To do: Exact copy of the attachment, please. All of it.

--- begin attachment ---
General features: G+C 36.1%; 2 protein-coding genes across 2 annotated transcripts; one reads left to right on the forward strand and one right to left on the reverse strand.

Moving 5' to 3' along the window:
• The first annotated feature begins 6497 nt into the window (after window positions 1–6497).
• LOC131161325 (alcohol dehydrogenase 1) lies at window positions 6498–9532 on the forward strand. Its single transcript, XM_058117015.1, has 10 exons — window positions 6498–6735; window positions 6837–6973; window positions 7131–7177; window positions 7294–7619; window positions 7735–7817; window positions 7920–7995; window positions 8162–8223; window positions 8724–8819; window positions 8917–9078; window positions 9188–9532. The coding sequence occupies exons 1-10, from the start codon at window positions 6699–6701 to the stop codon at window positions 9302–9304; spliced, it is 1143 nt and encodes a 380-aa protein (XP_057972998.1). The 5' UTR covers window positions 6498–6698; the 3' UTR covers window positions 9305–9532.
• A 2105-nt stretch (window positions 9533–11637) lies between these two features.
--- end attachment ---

General features: G+C 36.1%; 2 protein-coding genes across 2 annotated transcripts; one reads left to right on the forward strand and one right to left on the reverse strand.

Moving 5' to 3' along the window:
• The first annotated feature begins 6497 nt into the window (after window positions 1–6497).
• LOC131161325 (alcohol dehydrogenase 1) lies at window positions 6498–9532 on the forward strand. Its single transcript, XM_058117015.1, has 10 exons — window positions 6498–6735; window positions 6837–6973; window positions 7131–7177; window positions 7294–7619; window positions 7735–7817; window positions 7920–7995; window positions 8162–8223; window positions 8724–8819; window positions 8917–9078; window positions 9188–9532. The coding sequence occupies exons 1-10, from the start codon at window positions 6699–6701 to the stop codon at window positions 9302–9304; spliced, it is 1143 nt and encodes a 380-aa protein (XP_057972998.1). The 5' UTR covers window positions 6498–6698; the 3' UTR covers window positions 9305–9532.
• A 2105-nt stretch (window positions 9533–11637) lies between these two features.